Just last week, Maine’s Sens. Susan Collins and Olympia Snowe spoke on the Senate floor about the critical role the biomass industry plays in our state. They know that Maine has a long history of producing energy with biomass from timber and paper mills, and that wood has long fueled the state’s economy, literally and figuratively. Given the growing need for renewable energy across the country, biomass is gaining a newfound appreciation outside of such forested states as ours. Now it needs a bit more appreciation in Washington (beyond our two senators).
Today, Maine has nine dedicated biomass plants generating 2.1 million megawatt-hours a year, enough to power 21,000 homes. The plants provide jobs for nearly 1,000 Mainers, who either work at these facilities or provide goods and services to the industry. The plants also buy nearly 3 million tons of wood annually, which helps support rural communities across the state by enhancing local property tax bases where natural resource-based businesses have declined.
Four of those plants are operated by Boralex, which burns logging residues, including slash, tree tops and branches. These kinds of biomass are “low carbon” because if they were not burned as fuel they would have emitted most of their carbon anyway as they decomposed.
Luckily for Maine, biomass is one of its most abundant renewable energy resources, which include hydro, wind, and more recently, tidal power. With the right federal policies, Maine’s biomass industry could create more energy — and more jobs. A bigger biomass industry would benefit a wide range of state residents, from landowners to foresters and loggers to biomass plant operators.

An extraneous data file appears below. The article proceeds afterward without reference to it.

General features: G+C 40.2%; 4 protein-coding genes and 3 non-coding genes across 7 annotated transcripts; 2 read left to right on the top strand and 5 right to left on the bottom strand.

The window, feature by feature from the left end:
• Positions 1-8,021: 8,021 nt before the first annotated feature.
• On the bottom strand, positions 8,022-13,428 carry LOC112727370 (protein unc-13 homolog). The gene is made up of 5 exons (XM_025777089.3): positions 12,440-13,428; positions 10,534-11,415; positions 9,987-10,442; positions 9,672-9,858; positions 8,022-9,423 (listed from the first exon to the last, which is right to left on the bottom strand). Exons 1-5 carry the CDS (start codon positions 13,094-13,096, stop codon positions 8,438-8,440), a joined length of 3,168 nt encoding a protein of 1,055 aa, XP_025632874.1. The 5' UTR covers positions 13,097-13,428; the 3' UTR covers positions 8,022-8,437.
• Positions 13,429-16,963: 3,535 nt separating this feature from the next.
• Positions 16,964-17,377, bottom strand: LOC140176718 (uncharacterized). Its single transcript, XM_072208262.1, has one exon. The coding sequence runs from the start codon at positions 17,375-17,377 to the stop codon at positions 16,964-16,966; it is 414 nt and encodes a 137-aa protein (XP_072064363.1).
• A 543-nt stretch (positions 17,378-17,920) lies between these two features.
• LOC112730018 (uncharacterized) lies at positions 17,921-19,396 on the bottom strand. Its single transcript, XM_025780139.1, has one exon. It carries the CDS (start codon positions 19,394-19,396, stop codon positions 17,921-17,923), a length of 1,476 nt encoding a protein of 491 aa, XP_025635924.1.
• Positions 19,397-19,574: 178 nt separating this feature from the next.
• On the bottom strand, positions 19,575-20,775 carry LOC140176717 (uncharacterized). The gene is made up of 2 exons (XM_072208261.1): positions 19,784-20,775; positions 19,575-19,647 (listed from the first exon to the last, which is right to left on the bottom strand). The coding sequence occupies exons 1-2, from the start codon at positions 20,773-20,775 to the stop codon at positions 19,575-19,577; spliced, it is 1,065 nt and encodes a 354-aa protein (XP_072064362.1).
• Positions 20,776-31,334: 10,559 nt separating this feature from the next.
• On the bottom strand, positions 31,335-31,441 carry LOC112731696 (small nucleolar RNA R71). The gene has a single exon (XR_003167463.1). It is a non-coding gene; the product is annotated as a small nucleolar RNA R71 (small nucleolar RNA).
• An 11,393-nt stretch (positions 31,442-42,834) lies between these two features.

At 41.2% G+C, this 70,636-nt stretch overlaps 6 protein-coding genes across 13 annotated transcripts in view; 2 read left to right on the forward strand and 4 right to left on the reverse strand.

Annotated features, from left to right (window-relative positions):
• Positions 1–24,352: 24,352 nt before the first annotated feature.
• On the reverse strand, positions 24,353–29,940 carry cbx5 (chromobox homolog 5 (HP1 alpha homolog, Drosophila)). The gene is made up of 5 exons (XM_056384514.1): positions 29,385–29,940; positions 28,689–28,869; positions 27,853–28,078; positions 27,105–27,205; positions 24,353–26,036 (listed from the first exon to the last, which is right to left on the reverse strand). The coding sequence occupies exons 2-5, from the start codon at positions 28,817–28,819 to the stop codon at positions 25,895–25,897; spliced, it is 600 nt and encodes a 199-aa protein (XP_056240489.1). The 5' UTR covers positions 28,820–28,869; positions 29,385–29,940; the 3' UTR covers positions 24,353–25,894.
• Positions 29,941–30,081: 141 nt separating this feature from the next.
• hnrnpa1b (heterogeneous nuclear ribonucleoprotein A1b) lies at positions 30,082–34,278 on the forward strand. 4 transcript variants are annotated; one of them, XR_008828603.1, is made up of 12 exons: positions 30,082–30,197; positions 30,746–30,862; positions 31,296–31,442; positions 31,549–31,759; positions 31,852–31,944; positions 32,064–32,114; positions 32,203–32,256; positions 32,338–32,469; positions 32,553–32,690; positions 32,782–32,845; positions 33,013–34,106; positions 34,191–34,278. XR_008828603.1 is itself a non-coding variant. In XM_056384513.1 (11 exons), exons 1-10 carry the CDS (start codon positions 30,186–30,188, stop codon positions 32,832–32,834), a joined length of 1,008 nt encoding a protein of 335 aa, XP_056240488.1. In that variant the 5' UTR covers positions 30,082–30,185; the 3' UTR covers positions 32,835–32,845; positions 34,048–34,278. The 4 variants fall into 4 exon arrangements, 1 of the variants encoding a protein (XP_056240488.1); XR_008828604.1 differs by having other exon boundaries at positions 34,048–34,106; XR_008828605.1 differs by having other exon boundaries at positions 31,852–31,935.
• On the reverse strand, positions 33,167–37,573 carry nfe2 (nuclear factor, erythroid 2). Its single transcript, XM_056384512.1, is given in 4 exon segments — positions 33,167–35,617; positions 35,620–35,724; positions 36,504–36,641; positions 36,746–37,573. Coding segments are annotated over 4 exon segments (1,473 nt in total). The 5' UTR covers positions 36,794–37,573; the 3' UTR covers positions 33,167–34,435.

To make new investments in Maine, biomass developers need the assurance there is a growing market for renewable energy, and that’s where the federal government can make a difference. Last June, the House of Representatives passed a comprehensive climate and energy bill that would boost renewables, but it’s a year later, and the Senate has yet to act. Whatever legislation finally comes out of Congress should put a cap on carbon pollution and put a price on it per ton, which would make low-carbon biomass companies even more competitive with the coal industry, which currently does not have to pay for its global warming pollution.
In addition to placing a limit on carbon pollution, any final comprehensive climate and energy bill should include a strong federal standard requiring utilities to increase their reliance on renewable electricity. That would increase the demand for renewables, including biomass, from Maine and other states.
Sens. Collins and Snowe can protect the future of Maine’s biomass-based renewable energy economy by pushing hard for a good bill. Comprehensive climate and energy legislation that puts a price on carbon pollution and includes a strong federal renewable energy standard not only would enable the nation to avoid the worst consequences of climate change; it would make Maine’s abundant, sustainable woody biomass resources the foundation for an even more thriving clean energy industry, creating sorely needed jobs and generating income in rural parts of the state.
Sylvain Aird is vice president for legal affairs at Boralex. Bob Cleaves is president and CEO of the Biomass Power Association in Portland.